$402,859 for the CDPHE to create a mobile air monitoring unit to watch for air pollution from industry operations and a person to operate it.
These small changes stand in contrast to some of the more pointed and disruptive resolutions the committee considered, and to the ballot measures that tripped off the Governor’s “compromise” move last August.
Fracking opponents, of course, decried the legislative session’s activity on oil and gas issues, while the industry hailed the results, according to Valerie Richardson at The Colorado Statesman.
Kicking the can down the road to 2016 on fracking issues–with Democrats sidestepping a fractious debate, as Richardson put it–may still not prove advantageous to Democrats split over the issue. With eco-left activists vowing to work hard again next November and having felt betrayed by maneuvering in 2014, Sen. Michael Bennet’s re-election efforts might not get the smooth ride his party was hoping to craft. It certainly didn’t help former Sen. Mark Udall, who carved a more eco-friendly niche in his term, but ultimately suffered defeat last year.
Speaking of Sen. Bennet–an attempt to bolster his green credibility with new legislation aimed at a national renewable energy standard:
The bill unveiled Tuesday that would require utilities to generate 30 percent of their electricity from renewable energy sources by 2030, starting with an 8 percent requirement by 2016 followed by gradual increases.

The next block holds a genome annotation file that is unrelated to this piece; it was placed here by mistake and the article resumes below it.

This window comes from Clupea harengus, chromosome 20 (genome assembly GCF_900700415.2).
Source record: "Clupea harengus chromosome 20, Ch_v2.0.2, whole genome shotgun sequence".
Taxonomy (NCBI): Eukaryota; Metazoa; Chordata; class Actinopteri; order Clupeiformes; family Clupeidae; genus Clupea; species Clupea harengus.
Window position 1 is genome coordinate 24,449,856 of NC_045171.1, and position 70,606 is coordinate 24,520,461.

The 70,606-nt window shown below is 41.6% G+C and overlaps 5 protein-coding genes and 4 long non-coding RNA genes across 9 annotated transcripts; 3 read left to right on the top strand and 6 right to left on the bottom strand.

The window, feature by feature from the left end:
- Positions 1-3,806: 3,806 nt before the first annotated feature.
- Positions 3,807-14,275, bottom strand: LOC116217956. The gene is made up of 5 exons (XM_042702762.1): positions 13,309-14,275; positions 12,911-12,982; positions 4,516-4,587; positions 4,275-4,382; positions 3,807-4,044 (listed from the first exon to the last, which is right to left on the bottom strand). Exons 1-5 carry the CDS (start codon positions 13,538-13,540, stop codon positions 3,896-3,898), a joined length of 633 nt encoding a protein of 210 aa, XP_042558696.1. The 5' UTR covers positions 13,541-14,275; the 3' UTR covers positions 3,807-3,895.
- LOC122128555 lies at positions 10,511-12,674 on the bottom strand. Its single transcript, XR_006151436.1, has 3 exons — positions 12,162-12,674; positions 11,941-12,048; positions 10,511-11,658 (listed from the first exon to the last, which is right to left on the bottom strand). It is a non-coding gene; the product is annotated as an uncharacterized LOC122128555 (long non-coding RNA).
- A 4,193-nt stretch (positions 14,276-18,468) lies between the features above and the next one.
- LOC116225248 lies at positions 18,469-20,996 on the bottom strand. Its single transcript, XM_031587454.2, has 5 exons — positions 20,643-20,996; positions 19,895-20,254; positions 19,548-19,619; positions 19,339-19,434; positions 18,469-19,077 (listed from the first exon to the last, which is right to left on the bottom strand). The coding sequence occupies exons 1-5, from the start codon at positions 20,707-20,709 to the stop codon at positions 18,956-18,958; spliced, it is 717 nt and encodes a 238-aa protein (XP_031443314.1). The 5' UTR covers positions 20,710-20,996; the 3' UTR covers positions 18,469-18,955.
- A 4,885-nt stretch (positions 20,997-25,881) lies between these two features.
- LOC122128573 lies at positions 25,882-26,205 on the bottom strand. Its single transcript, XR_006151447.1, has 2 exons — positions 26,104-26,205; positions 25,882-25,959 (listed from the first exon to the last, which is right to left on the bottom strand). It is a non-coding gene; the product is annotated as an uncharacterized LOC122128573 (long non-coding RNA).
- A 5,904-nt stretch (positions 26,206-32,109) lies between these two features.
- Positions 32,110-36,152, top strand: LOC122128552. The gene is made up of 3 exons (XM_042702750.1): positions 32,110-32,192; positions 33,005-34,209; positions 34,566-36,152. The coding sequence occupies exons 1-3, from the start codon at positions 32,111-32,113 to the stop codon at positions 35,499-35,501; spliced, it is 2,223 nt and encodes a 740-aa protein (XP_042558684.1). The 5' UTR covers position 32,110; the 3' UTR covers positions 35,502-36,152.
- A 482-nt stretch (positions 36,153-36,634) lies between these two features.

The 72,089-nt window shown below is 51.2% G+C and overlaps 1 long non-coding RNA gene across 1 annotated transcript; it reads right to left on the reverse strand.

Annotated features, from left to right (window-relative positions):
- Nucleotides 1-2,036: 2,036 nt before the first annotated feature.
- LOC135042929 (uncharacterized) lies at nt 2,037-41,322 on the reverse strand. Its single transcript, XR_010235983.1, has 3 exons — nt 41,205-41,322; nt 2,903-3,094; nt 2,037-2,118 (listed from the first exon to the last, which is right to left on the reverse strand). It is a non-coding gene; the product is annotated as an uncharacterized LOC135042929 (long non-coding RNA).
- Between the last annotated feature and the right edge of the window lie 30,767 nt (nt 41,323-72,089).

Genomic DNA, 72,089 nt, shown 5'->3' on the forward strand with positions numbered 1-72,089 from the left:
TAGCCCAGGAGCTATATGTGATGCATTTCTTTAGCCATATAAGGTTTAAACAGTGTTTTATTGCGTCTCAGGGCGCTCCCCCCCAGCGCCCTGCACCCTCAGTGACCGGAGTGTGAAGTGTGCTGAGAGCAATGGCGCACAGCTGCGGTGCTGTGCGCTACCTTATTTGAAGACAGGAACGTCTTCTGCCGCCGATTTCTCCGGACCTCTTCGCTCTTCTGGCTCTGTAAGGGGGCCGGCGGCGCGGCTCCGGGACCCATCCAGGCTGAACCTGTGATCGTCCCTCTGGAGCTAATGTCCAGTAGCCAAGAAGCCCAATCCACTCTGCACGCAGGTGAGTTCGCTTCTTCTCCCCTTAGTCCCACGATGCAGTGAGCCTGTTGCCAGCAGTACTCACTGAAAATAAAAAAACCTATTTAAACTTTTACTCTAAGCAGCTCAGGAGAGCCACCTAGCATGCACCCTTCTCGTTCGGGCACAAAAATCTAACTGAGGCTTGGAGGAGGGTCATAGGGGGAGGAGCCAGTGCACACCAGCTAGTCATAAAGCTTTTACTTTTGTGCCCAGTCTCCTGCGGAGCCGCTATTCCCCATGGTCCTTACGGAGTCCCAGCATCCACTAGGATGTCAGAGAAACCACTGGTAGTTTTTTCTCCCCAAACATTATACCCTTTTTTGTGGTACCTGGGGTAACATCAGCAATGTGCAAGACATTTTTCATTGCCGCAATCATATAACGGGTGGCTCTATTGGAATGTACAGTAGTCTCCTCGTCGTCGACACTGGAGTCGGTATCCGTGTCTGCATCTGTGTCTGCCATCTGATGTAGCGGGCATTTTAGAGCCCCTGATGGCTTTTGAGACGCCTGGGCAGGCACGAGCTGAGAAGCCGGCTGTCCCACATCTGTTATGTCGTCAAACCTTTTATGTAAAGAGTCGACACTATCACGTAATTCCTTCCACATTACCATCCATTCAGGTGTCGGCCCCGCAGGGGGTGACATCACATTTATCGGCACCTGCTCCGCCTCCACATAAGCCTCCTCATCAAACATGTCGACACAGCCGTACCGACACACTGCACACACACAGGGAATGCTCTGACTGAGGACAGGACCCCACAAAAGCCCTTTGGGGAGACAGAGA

Sen. Tom Udall has introduced this legislation in every session of Congress since 2008. The bill is based on his bipartisan initiative that passed the House in 2007. Co-sponsors this time around include Sens. Edward Markey (D-Mass.), Martin Heinrich (D-N.M.), Michael Bennet (D-Colo.), Jeff Merkley (D-Ore.), Sheldon Whitehouse (D-R.I.) and Mazie K. Hirono (D-Hawaii).
“A national Renewable Electricity Standard (RES) will help slow utility rate increases and boost private investment in states like New Mexico — all while combating climate change,” Udall said in a news release. “Investing in homegrown clean energy jobs just makes sense, and that’s why I’m continuing my fight for a national RES.”
Colorado’s western slope counties may avoid economic devastation if the Fish and Wildlife Service decides not to tap the greater sage-grouse with a designation as threatened or endangered:
The Interior Department has said it wants to reach the point that the Fish and Wildlife Service can find that no listing is warranted. Much of that decision lies with the way the BLM manages its lands and both agencies report to Jewell.